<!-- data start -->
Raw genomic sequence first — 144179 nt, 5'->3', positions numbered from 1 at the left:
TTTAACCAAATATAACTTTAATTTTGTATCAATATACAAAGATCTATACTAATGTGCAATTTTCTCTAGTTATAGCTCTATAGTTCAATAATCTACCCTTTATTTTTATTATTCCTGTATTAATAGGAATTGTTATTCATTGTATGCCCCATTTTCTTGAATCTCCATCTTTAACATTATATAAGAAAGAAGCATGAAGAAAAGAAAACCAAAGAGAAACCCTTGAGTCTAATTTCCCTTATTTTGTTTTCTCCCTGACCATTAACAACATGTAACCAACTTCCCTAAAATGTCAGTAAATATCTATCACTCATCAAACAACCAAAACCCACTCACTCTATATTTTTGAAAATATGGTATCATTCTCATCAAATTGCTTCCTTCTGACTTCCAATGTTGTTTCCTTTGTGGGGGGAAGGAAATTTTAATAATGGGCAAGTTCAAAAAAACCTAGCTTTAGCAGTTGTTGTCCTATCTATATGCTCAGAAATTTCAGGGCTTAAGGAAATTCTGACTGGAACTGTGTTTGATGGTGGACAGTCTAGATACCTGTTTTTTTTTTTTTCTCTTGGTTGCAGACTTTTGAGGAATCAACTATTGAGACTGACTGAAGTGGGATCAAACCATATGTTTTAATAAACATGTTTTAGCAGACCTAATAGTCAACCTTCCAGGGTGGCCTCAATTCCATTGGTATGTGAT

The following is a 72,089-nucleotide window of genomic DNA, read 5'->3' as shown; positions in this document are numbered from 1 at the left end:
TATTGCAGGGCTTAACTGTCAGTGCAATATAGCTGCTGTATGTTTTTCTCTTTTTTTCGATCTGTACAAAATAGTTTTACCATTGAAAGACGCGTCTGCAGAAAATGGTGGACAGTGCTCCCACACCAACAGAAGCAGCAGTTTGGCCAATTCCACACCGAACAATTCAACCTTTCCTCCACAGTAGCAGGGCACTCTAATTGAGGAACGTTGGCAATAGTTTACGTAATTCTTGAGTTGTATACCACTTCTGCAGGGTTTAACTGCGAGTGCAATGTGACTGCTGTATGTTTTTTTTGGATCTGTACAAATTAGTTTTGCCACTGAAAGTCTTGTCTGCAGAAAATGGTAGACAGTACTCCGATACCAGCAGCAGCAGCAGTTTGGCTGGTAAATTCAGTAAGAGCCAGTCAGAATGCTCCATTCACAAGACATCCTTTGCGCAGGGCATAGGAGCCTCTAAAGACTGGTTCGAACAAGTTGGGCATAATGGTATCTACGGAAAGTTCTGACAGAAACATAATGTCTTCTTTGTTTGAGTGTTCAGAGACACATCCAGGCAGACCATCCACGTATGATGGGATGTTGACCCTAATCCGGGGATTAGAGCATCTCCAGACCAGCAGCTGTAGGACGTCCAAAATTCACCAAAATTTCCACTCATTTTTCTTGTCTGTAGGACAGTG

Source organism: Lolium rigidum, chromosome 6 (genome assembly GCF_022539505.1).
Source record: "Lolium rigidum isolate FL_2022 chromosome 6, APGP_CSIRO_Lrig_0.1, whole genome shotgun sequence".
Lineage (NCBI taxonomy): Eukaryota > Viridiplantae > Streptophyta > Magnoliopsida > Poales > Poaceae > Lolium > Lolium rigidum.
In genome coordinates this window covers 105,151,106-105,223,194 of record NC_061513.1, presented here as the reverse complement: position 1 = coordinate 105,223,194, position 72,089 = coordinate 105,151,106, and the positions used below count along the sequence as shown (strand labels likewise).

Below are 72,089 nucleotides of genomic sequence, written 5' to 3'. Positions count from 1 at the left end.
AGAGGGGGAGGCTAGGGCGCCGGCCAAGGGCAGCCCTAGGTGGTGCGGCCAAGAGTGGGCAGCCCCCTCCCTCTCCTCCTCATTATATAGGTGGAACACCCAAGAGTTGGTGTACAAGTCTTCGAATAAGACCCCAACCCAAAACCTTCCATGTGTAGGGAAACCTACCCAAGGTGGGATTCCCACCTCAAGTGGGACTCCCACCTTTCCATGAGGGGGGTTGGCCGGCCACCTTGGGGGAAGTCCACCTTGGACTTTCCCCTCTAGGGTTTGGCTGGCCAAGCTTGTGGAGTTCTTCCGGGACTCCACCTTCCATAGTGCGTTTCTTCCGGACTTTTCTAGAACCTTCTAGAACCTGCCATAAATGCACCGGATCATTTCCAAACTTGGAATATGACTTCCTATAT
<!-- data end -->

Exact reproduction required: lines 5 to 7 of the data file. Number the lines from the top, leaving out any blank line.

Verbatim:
Source organism: Lolium rigidum, chromosome 6 (genome assembly GCF_022539505.1).
Source record: "Lolium rigidum isolate FL_2022 chromosome 6, APGP_CSIRO_Lrig_0.1, whole genome shotgun sequence".
Lineage (NCBI taxonomy): Eukaryota > Viridiplantae > Streptophyta > Magnoliopsida > Poales > Poaceae > Lolium > Lolium rigidum.